Sodastream is an old British brand that sells water carbonation machines – not the big industrial types, but small and portable mechanisms. These were immensely popular throughout the UK in the 70-80s, and even now they aren’t unsuccessful. Although, the charm faded when they moved to Israel and went international.
The brand was formed in 1903 when one of the British entrepreneurs created the first real water carbonation device. It meant that you could turn the usual water into a soda – hence the name. They are still making these machines, and are rather popular in the UK. In 1998, they moved to Israel after a local company bought their enterprise.
This was the main logo throughout the years. It was basically just the brand’s name, written in spindly font that really looked handwritten. There were many loops, twists and other old-fashioned design choices. They kept it for nostalgia purposes, it seems.
Sometimes they also would repaint the words white and outline them in red, all the while making the letters much thicker and bolder – but that was a secondary esign.
The one logo most people are familiar with arrived in 1979. It was the same concept, although written in a different style now. The letters were now plain and much softer. They were all lowercase, but that’s where similarities ended. The first part, ‘soda’, was blue and thin, while the rest of the letters were turned green and bolder.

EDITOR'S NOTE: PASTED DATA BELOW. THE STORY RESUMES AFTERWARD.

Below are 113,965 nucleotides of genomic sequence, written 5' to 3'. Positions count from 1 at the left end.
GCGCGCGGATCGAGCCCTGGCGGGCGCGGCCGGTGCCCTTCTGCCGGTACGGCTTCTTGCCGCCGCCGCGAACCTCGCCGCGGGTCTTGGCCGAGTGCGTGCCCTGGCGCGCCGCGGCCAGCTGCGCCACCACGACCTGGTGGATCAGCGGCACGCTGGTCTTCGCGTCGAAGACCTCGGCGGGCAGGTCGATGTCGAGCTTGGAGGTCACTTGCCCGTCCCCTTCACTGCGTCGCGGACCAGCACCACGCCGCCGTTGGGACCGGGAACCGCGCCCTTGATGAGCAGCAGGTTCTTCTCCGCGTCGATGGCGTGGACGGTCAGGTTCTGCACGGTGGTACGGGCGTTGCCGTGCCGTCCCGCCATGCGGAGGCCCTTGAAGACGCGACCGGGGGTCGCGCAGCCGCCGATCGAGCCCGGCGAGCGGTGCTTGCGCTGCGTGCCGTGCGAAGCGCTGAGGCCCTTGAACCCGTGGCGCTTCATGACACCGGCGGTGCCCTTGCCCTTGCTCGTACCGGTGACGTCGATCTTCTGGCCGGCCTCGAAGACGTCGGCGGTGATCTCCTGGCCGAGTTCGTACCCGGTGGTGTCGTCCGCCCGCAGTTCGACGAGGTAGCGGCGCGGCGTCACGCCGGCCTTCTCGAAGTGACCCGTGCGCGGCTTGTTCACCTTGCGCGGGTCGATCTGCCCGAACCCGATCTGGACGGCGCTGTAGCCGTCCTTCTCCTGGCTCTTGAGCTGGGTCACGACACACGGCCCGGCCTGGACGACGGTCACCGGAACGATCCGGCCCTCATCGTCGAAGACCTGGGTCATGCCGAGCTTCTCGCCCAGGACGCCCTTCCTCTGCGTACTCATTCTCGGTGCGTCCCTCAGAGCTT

In addition, they elevated the letters ‘o’ slightly, so it now resembled a bubble (they float up in sodas, as you know). Furthermore, they added a smaller circle next to the letter, and just like it in shape.
In 2018, the design was rearranged slightly. First off, the logo was now exclusively blue. Secondly, it was not the first part that was bolder than the other. In all other aspects, the emblem was rather plain – the ‘bubbles’ were dispensed with, and it was just a regular blue brand name.
Sodastream didn’t really have a functioning emblem, except for one instance with the second logo iteration. They would often put variously colors splatter drops either above the logo, behind it or somewhere else. Some were circular, others pear-shaped, and the coloring also varied a lot.